Coastal Commission approves short-term fix for Capistrano Beach in Dana Point

OC Parks sought a Coastal Development Permit to add shoreline protective devices to Capistrano Beach County Park.

DANA POINT—The California Coastal Commission in an 8-to-2 vote on Dec. 9 approved a Coastal Development Permit for OC Parks to place shoreline protective devices at Capistrano Beach County Park in Dana Point. As part of the permit, OC Parks will need to come to the commission in one year, with an option to extend an additional year given the county has made progress, with a master plan and update for how they will address the challenges the shoreline is facing.

The permit gives OC Parks a temporary fix to protect the shore from damage from storms and high tides while they come up with a master plan for Capistrano Beach Park’s future. Capistrano Beach has sustained considerable damage and erosion in recent years as storms and waves have damaged public walkways, a public restroom, basketball court, parking spaces, public beach showers, fire pits and more.

“I will be supporting this reluctantly, because in my mind this is a classic example of the present and future impacts of sea-level rise,” Vice-Chair Donne Brownsey said during the Dec. 9 discussion, which spanned about two hours.

OC Parks sought after-the-fact authorization for the removal of these damaged amenities, all of which have been demolished and removed from the site pursuant to emergency permits. OC Parks has indicated that replacement of the removed public beach amenities is under consideration for inclusion within the pending master plan for the park.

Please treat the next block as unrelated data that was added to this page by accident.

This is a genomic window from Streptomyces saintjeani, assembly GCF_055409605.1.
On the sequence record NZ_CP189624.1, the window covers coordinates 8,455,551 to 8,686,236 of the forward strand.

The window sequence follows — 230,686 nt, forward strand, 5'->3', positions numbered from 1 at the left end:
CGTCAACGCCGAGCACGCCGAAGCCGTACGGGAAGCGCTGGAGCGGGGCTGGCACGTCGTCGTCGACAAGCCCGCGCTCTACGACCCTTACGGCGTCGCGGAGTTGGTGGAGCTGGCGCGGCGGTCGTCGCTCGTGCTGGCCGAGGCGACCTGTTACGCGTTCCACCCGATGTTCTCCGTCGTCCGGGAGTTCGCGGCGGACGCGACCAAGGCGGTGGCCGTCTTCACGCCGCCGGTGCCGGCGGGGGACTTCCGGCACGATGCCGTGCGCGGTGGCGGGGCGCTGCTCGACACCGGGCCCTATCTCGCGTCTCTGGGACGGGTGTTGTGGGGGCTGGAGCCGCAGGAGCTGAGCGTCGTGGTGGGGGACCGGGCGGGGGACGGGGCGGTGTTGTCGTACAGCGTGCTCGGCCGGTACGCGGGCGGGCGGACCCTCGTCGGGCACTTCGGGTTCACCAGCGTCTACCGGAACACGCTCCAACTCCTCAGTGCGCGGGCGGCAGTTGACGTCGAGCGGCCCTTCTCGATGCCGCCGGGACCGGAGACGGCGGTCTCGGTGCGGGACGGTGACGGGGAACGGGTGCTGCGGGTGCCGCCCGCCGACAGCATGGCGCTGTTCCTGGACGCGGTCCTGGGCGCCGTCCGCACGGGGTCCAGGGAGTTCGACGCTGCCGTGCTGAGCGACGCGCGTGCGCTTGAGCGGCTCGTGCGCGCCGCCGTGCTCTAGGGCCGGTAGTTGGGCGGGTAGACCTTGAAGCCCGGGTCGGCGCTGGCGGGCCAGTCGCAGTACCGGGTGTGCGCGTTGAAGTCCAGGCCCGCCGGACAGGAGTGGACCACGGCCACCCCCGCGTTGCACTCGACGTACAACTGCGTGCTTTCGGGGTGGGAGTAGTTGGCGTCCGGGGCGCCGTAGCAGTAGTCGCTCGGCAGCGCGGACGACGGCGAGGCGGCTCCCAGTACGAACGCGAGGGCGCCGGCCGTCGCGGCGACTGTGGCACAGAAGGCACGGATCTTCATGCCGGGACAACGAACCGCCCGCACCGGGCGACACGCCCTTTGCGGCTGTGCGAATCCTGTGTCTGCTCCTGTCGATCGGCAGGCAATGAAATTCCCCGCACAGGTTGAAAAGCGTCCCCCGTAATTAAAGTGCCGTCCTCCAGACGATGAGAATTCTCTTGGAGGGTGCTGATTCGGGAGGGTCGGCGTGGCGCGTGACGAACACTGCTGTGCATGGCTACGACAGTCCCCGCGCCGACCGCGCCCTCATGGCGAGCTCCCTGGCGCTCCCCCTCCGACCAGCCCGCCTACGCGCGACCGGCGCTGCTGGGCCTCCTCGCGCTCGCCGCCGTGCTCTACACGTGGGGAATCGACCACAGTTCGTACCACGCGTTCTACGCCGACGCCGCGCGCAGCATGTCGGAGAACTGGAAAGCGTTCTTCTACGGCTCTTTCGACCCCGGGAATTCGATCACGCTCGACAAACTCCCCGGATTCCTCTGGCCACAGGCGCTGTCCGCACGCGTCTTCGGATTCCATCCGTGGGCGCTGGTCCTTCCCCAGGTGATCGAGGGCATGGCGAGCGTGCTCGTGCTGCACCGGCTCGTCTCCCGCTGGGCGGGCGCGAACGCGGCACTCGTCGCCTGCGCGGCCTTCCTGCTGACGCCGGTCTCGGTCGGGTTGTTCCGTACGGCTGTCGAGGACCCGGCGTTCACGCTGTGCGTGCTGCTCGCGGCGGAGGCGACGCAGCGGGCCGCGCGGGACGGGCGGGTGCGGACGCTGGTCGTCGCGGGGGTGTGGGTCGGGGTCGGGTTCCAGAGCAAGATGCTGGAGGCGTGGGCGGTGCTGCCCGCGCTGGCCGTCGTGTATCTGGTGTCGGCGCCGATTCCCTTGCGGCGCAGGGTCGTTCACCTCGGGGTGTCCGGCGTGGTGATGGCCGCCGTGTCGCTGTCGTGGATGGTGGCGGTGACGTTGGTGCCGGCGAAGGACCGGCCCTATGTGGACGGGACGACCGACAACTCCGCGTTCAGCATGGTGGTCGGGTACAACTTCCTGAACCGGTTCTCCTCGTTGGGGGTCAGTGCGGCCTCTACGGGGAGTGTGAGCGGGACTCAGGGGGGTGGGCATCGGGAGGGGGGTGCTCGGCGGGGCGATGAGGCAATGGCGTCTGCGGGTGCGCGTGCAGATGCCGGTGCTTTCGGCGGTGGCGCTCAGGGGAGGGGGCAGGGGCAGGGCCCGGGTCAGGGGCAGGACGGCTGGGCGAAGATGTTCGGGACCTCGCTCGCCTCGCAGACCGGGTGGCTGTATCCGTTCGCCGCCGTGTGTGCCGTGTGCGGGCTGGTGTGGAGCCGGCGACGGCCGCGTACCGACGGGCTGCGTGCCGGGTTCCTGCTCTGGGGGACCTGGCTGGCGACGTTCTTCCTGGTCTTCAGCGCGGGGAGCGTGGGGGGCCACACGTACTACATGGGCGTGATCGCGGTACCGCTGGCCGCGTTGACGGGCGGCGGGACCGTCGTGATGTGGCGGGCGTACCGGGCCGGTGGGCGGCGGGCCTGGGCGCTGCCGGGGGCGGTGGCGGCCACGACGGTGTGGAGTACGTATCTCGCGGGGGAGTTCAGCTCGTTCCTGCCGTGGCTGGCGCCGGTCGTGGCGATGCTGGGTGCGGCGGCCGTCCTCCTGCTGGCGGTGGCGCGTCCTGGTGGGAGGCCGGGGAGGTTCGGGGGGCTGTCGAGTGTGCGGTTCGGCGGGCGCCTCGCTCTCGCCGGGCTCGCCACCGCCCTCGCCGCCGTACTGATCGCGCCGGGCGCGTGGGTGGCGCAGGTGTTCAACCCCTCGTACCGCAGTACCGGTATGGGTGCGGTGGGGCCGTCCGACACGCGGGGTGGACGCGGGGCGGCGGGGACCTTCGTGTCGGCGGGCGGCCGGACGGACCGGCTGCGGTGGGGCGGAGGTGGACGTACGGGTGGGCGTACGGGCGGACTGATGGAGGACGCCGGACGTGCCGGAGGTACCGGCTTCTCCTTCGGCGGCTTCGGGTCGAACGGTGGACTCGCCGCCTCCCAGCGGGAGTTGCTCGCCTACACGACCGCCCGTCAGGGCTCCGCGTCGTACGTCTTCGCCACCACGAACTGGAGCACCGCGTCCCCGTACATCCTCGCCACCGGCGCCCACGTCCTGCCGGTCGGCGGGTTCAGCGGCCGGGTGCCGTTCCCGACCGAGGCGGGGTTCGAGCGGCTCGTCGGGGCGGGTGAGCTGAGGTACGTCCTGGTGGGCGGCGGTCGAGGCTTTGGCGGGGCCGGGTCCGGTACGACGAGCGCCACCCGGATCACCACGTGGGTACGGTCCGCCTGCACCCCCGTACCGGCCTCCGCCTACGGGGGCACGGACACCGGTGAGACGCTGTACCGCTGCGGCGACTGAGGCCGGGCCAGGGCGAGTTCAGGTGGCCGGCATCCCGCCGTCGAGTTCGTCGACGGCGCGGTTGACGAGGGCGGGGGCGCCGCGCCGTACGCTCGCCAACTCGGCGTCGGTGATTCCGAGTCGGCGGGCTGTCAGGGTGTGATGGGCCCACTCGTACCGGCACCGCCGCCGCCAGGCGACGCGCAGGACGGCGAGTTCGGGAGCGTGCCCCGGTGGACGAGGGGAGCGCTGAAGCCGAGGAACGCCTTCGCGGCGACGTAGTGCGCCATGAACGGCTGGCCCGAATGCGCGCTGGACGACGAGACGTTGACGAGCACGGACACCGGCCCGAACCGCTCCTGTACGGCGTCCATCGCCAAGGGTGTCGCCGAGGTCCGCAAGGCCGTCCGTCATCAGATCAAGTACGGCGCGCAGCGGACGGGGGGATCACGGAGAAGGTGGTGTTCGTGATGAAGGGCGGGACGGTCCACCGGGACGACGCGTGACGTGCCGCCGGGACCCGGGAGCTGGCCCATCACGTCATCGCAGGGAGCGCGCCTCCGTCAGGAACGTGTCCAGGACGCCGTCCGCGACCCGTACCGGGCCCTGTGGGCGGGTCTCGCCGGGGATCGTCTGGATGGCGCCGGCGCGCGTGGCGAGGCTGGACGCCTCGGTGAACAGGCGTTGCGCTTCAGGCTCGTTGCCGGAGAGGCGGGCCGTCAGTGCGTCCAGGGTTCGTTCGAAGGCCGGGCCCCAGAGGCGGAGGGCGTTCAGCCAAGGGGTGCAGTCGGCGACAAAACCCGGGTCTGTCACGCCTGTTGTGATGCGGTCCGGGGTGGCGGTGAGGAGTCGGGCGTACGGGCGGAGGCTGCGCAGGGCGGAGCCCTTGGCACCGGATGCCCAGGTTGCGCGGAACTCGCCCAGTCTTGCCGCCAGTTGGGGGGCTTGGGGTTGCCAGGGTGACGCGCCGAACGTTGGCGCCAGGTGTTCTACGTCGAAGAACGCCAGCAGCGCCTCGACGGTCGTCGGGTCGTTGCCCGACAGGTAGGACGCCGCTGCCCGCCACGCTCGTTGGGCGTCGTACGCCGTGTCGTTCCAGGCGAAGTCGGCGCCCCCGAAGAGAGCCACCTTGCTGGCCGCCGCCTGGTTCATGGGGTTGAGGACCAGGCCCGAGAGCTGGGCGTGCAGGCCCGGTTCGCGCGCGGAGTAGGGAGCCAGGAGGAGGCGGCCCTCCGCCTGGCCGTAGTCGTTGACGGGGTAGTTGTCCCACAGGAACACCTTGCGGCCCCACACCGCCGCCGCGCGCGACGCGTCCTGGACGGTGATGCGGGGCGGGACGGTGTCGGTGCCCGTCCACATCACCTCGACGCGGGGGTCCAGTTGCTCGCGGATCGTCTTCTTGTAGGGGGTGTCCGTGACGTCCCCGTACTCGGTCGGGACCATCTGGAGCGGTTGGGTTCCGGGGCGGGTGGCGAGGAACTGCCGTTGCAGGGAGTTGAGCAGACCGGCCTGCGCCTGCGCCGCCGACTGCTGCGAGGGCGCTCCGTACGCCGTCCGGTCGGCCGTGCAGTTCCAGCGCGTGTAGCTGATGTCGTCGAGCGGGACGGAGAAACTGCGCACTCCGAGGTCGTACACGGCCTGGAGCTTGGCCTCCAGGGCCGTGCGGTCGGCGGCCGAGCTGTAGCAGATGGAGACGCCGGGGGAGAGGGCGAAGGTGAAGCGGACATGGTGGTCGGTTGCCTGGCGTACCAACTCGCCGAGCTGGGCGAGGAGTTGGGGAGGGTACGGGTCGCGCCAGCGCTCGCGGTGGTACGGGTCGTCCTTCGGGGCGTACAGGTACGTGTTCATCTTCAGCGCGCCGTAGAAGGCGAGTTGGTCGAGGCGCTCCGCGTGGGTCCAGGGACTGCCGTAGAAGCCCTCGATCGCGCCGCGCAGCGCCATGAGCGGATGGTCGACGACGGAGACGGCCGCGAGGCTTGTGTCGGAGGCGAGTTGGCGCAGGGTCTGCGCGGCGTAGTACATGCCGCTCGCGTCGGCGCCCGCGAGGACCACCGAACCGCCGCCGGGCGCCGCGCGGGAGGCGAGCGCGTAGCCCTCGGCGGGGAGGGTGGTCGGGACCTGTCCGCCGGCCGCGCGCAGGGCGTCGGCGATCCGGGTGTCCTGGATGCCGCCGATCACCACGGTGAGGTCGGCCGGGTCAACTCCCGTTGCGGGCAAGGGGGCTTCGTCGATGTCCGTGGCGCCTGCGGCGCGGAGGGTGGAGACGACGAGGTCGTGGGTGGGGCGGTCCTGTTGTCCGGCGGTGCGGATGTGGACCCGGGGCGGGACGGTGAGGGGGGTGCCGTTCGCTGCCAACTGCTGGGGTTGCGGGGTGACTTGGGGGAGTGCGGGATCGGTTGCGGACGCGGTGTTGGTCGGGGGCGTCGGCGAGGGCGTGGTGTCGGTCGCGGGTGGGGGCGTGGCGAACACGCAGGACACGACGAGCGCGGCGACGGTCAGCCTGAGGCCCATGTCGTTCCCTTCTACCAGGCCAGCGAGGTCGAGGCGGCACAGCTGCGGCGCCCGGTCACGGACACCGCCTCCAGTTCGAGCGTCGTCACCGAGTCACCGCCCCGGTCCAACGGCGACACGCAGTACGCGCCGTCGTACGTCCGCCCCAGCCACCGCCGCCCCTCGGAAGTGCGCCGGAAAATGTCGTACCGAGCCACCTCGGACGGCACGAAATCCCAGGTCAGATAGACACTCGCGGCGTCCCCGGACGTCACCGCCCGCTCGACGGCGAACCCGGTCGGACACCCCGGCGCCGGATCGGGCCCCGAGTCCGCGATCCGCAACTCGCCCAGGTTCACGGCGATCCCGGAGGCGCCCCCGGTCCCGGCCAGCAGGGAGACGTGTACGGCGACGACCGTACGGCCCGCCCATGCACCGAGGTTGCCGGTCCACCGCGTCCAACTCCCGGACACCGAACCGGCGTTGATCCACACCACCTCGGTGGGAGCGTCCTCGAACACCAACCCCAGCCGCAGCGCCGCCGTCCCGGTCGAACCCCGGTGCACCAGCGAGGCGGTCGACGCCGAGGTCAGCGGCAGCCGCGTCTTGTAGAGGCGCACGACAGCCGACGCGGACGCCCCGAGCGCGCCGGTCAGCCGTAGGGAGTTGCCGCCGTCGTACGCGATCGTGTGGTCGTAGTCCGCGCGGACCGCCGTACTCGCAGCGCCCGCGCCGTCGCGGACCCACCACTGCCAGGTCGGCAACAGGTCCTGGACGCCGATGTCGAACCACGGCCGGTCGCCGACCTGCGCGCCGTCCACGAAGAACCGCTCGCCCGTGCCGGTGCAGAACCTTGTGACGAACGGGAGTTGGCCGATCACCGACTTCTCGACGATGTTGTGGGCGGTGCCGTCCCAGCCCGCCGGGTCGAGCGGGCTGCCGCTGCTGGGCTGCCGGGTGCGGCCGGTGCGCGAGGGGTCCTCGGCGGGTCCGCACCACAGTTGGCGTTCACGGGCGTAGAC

OC Parks also sought coastal commission approval for the installation of shoreline protective devices including approximately 870 linear feet of sandcubes and installation of approximately 840 linear feet of armor rock along the seaward edge of the coastal trail and park facilities.

Segments of shoreline protective devices currently exist onsite, mostly installed pursuant to approved emergency permits, to protect coastal dependent uses, including a public beach parking lot, a coastal trail and coastal viewing areas, from substantial damage and erosion.

The width of the sandy/cobble beach onsite currently ranges from zero feet to approximately 100 feet. During high tides and/or storm events, the amenities onsite are subject to overtopping and erosion.

Many commissioners expressed they were reluctant to approve the permit but felt there was no other feasible alternative.

“We feel there is urgency and we want them [ OC Parks ] to feel urgency and we want them to get on this,” Commissioner Carole Groom said.

OC Parks will have to present a more comprehensive plan, instead of emergency armoring measures, to address the erosion threat when they come back to the commission in one year.

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